40 Turn-of-the-Century Leaders Who Shaped Iowa City. In 1906, the Iowa City business community published a little booklet entitled Our Live Ones – Iowa City – hiring a cartoonist by the name Hruska to draw 40 sketches of our city’s most prominent leaders. From Frank R. Hatch and W. E. Shrader to Otto H. Fink and Thomas A. (Buster) Brown, the list offers an entertaining look at 39 men and 1 woman (remember – this is 1906) “who made and are making Iowa City.”
Hannah Elizabeth Irish – Iowa City’s Business Entrepreneur. In 1895, a visionary named Elizabeth Irish opened a business college, becoming Iowa City’s first business woman to be included in The Commercial Club – the forerunner of the Chamber of Commerce. Over the next 45 years, Irish’s University Business College successfully prepared 12,000 students for productive jobs in the business community.
Iowa City at the Turn of the Century. In just three unique postcard packets, we get 44 enlightening pictures of Iowa City during the early 1900’s.
1900 – 1920 Iowa City – Central. By 1900, penny postcards had become the primary way to communicate any message. And as the expression goes, a picture is worth a thousand words. Here’s a look at Iowa City through a collection of penny postcards postmarked during the first twenty years of the 20th century. Starting first in the central part of the city.
1900 – 1920 Iowa City – North. Next, let’s look at the area located north of downtown: The President’s Home, Terrell’s Mill, and some nice recreational spots on the Iowa River.
1900 – 1920 Iowa City – South. Now, let’s finish up with the southern section of town: the Johnson County Court House, the Rock Island Depot, and Sum Place on the Iowa River.
The “Miss Tillie” Postcard Collection. From 1909 to 1913, Miss Tille Hansen of St. Louis was treated to a delightful series of penny postcards from her cousins and friends in Iowa City – one dozen little pieces of Hawkeye history from the turn of the century.
Let’s Go To City Park! (Part I) Iowa Citians have always enjoyed their parks, and from the very beginning (1839), there’s almost always been a City Park where folks can get away from the busyness of life. Part I covers the history of City Park #1 (1839-1890), Iowa River Recreation & The Island (1880’s through 1906), and City Park #2 (1906-1930).
Let’s Go To City Park! (Part II) City Park became a popular attraction for countless Iowa Citians soon after it opened in 1906. With the advent of the automobile, access to City Park was available to most residents, yet one reoccurring problem still needed to be addressed: Flooding. In 1939, two federally-funded projects drastically changed the Iowa River while reshaping City Park, and two major attractions were added in the 50’s, making City Park what it is today.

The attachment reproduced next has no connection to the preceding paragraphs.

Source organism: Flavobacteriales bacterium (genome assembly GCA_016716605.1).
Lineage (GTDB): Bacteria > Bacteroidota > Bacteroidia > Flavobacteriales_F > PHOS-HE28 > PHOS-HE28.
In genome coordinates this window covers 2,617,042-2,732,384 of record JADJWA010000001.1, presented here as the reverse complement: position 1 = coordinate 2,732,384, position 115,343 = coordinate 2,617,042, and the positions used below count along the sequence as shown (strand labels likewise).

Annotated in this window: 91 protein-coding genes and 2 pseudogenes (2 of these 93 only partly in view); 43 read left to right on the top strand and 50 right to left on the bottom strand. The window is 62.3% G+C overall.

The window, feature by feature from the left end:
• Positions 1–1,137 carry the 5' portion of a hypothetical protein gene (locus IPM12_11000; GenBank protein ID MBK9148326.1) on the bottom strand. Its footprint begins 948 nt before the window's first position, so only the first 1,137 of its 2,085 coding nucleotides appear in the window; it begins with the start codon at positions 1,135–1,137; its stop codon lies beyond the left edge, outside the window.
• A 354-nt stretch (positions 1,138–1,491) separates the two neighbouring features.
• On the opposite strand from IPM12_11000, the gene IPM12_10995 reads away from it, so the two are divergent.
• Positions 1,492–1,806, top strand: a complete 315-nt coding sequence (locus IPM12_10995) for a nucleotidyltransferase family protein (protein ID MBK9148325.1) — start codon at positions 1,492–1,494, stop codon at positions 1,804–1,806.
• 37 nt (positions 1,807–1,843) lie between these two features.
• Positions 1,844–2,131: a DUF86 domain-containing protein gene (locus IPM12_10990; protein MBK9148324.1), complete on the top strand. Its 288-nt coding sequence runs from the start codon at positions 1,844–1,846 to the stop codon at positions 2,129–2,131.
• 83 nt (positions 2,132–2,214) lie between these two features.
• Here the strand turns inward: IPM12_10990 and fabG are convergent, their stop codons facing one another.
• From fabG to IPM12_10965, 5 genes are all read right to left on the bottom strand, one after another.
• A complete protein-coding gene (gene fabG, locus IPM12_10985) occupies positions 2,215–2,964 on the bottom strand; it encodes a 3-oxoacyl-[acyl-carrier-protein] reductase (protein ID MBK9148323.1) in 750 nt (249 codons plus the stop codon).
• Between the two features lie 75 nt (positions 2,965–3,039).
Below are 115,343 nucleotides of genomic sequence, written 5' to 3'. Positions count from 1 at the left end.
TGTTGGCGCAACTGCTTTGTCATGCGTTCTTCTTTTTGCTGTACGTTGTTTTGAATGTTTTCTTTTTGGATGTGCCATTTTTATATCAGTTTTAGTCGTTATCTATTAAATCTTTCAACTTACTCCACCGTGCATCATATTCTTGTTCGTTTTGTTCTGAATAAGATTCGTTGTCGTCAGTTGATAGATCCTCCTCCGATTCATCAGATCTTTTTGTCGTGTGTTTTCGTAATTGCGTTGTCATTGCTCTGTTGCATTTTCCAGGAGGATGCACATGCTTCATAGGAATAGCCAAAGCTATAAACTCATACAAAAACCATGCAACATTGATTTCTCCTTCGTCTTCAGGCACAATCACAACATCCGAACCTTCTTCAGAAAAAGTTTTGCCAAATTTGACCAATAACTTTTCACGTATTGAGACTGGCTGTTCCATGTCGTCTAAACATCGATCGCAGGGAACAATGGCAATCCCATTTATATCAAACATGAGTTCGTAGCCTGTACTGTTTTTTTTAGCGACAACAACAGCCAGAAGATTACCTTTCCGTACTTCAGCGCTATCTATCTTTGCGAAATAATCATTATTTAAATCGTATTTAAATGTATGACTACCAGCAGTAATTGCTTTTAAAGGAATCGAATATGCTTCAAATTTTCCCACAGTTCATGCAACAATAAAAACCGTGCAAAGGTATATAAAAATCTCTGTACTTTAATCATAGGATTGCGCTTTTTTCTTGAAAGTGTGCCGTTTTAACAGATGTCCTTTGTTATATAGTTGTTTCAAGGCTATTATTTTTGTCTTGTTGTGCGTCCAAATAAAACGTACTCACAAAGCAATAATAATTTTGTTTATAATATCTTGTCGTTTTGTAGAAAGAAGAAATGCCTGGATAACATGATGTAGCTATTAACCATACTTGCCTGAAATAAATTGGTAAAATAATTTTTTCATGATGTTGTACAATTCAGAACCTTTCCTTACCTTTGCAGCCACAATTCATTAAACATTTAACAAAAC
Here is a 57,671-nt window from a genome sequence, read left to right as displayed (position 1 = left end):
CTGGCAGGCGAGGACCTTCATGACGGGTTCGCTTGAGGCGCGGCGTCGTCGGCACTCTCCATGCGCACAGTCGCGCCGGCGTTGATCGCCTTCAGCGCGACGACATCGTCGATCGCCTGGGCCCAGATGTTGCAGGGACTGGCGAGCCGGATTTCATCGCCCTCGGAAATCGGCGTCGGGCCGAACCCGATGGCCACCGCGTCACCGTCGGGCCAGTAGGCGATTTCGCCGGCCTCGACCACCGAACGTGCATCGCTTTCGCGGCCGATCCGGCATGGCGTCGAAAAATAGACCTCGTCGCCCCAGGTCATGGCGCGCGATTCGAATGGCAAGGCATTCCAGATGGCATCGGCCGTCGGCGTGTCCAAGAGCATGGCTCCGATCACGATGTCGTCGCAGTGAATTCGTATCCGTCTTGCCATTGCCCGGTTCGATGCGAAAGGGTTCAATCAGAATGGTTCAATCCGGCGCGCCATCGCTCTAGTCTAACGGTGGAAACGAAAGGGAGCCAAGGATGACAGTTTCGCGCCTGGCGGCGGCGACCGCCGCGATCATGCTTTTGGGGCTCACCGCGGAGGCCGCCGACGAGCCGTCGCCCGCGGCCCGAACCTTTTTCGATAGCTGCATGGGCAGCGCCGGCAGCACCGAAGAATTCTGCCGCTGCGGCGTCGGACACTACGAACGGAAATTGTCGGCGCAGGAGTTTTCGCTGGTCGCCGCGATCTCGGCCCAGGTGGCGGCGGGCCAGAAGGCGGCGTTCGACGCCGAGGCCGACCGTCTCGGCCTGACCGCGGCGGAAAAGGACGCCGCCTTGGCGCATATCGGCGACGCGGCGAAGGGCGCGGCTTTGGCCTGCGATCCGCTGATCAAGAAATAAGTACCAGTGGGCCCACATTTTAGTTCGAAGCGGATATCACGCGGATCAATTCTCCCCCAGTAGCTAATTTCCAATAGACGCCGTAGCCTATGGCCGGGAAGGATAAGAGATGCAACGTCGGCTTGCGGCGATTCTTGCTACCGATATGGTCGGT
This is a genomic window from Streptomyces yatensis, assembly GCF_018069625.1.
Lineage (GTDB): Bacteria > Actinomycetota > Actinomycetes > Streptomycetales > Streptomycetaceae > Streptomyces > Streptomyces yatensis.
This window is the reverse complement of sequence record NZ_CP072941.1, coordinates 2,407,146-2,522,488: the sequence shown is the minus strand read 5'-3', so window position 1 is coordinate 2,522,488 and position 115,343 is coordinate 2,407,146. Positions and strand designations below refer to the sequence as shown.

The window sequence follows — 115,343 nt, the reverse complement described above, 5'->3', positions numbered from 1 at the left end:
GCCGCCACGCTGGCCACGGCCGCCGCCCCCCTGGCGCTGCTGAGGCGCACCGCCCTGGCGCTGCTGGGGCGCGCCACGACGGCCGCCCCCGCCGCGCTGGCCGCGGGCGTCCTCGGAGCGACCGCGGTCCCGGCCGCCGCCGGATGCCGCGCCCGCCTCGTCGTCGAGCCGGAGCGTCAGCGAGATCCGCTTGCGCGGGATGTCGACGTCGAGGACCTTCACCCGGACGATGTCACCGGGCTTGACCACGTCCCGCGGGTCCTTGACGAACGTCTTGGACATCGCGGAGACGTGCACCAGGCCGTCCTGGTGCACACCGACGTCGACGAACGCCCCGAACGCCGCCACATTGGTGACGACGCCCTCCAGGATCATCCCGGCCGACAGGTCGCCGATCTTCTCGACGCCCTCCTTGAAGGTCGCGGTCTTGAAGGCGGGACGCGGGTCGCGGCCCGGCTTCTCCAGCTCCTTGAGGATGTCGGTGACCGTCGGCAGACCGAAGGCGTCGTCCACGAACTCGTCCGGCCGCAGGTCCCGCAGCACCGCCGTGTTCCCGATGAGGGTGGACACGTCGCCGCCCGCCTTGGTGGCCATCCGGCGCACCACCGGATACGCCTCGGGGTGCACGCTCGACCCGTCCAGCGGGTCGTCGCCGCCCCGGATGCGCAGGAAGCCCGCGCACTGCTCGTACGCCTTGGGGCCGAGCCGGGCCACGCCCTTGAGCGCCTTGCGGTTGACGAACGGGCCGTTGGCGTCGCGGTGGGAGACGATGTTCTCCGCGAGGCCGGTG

Economy Advertising – Midland Magazine. So many of the earliest publications coming out of Iowa City were produced at Economy Advertising located on North Linn Street. Maybe the most recognized of all was Midland Magazine, a forerunner of the famed Iowa Writers’ Workshop.
SUI’s Little Four Made One Big Contribution To Campus. From the very beginning of the University of Iowa, when University Square was the only campus, there were four little buildings that made one big contribution to the day-to-day operations of SUI. While they never made it to the big-time, having their pictures printed on penny postcards, they did do an occasional photo-bomb on Old Capitol selfies. Come take a peek with us.
Captain Tom, Iowa City & The Red Devil Airship. In October 1910, a former circus showman, Thomas S. Baldwin, came to town. The Johnson County Fall Farm Festival was in full swing and the highlight this year was Captain Tom and his Red Devil aeroplane. On October 13, aviation history was made with both the first successful flight and the first plane crash in Iowa history.
Iowa City – The Airport. Come fly with me through the surprising aviation history of Iowa City: a Midwest hub for air travel from 1918 through WWII.
Klondike Bill & Friends Visit Iowa City. In late November 1911, a 16-year veteran mail carrier from Alaska came riding into town on a seven-team dog sled – on wheels! Klondike Bill was in the midst of a four-year, 62,000 mile journey – determined to win a $100,000 wager if he completed his challenge in Washington D.C. by June 1912. But wait – was Bill’s story all true? Inquiring minds want to know!